RE: SV: [OPE] The genocidal implications of biofuels

From: Paul Cockshott (
Date: Mon Jul 14 2008 - 13:53:41 EDT

Whether one advocates vegetarianism relates to the question of population versus
resources. I would be hesitant to go around strongly advocating vegetarianism
as something compulsory, remember what Kruschov said about there being no
socialism without sausages --- he was expressing a pretty deep popular sentiment
in places like Russia and Poland.

Paul Cockshott
Dept of Computing Science
University of Glasgow
+44 141 330 1629

-----Original Message-----
From: on behalf of GERALD LEVY
Sent: Tue 7/8/2008 4:44 PM
To: Outline on Political Economy mailing list
Subject: RE: SV: [OPE] The genocidal implications of biofuels

Hi Martin:
A couple of months ago I went to a forum on the global food crisis 
at the Venezuelan Consulate in NYC.  It was good (i.e. it was part
of Venezuela's ongoing attempts to build international solidarity on 
this issue and there were reports on how patterns of agricultural
production and consumption were changing in Venezuela) but I was 
struck by an irony: one of the points which was made repeatedly was
the need to shift away from the production of meat but some of the 
very tasty food which was served to those attending (who were mostly
from a UN commission from various countries) was meat.  I must admit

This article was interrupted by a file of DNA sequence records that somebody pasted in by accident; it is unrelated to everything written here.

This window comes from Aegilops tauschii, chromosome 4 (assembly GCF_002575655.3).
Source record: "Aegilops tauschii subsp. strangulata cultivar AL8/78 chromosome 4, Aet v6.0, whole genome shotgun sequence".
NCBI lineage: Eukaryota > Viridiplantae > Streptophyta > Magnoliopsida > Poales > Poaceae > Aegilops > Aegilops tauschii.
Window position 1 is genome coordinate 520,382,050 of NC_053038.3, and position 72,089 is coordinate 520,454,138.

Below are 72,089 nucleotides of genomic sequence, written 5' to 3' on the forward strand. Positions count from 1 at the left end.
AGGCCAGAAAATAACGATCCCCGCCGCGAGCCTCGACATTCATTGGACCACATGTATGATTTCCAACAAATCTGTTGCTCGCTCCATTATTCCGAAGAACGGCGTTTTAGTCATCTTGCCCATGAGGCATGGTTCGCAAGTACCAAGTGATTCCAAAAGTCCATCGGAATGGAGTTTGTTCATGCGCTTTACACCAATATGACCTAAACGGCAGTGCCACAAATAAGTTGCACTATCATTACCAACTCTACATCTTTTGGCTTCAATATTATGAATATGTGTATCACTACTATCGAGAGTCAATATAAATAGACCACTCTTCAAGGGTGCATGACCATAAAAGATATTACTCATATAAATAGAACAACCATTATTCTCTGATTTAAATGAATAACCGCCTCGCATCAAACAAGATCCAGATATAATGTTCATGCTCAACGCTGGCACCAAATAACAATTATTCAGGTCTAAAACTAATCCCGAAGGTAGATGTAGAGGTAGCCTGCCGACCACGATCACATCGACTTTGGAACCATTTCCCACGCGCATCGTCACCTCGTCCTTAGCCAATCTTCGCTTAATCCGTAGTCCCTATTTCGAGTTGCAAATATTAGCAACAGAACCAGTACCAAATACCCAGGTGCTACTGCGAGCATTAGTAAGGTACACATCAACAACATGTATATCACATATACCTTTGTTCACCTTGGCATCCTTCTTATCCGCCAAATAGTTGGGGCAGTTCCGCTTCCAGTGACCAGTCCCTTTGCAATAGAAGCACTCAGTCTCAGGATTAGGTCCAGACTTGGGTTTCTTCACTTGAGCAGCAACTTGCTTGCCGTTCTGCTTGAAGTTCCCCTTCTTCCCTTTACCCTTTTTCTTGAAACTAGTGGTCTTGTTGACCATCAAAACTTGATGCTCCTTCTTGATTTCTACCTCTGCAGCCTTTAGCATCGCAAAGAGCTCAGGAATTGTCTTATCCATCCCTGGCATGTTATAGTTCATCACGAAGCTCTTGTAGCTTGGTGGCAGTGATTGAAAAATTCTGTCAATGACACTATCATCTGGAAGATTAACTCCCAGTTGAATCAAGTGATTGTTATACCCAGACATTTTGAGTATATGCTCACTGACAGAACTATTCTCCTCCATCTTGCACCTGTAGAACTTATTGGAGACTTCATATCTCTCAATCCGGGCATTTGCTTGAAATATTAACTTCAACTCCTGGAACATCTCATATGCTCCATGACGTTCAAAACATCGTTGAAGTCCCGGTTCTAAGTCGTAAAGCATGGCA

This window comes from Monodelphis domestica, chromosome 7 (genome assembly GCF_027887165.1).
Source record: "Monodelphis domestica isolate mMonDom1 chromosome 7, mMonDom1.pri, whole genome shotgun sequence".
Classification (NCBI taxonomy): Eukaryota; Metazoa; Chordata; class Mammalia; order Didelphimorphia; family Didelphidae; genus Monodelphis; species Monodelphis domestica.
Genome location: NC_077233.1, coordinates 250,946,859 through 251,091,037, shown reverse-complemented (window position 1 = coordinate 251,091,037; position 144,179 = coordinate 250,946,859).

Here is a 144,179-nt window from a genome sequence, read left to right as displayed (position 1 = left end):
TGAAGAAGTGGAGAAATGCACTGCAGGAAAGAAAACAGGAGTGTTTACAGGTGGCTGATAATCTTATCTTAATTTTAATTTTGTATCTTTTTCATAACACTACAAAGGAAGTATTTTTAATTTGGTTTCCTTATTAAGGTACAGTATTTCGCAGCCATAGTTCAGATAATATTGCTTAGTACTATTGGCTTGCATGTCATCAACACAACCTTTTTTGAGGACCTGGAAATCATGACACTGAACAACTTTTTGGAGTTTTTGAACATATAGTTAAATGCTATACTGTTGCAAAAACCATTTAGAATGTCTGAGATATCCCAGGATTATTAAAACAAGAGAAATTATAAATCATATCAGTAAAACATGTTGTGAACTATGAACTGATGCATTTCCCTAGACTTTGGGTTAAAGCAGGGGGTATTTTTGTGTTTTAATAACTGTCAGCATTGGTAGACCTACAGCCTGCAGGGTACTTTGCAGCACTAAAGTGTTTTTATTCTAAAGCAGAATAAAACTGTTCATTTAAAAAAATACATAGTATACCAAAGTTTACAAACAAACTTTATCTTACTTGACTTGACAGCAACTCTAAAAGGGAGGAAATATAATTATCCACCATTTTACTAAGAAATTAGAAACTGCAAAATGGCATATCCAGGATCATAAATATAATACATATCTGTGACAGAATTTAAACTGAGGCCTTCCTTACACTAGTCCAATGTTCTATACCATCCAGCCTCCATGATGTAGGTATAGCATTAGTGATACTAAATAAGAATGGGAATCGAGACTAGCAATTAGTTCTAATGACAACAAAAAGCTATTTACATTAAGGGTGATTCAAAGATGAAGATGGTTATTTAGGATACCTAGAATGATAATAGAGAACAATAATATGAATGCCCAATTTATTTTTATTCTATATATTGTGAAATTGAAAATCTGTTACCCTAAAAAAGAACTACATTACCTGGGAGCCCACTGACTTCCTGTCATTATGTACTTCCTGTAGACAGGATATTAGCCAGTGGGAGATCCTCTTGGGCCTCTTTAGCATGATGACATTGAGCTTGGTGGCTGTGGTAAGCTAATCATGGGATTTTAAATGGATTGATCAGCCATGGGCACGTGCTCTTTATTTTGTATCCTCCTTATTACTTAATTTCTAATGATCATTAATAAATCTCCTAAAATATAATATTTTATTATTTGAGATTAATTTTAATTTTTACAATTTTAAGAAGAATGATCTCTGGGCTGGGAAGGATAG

to feeling somewhat uncomfortable about eating well at a conference 
on the food crisis. (Another irony for a meeting which exposed the role of 
multinational corporations in the food crisis was the choice of soft drink 
which was served: Coca Cola.) I think, in fairness to the organizers of the 
event, that  it was mostly an expression of traditional Venezuelan hospitality.  
It certainly wasn't as lavish as the following.
btw, do you (and others on the list) think that we should 
advocate vegetarianism in a socialist society? This is a 
thorny question, I think, since it concerns deep-rooted 
cultural traditions.
In solidarity, Jerry


Mr Brown and his wife Sarah were among 15 guests at the "blessings of the earth and the sea social dinner". 
The dinner consisted of 18 dishes in eight courses including caviar, smoked salmon, Kyoto beef and a "G8 fantasy dessert". 
The banquet was accompanied by five different wines from around the world including champagne, a French Bourgogne and sake. 
African leaders including the heads of Ethiopia, Tanzania and Senegal who had taken part in talks during the day were not invited to the function. 
The dinner came just hours after a "working lunch" consisting of six courses including white asparagus and truffle soup, crab and a supreme of chicken. 
The lavish dining arrangements - disclosed by the Japanese Government which is hosting the summit in Hokkaido - come amid growing concern over rising food prices triggered by a shortage of many basic necessities.  

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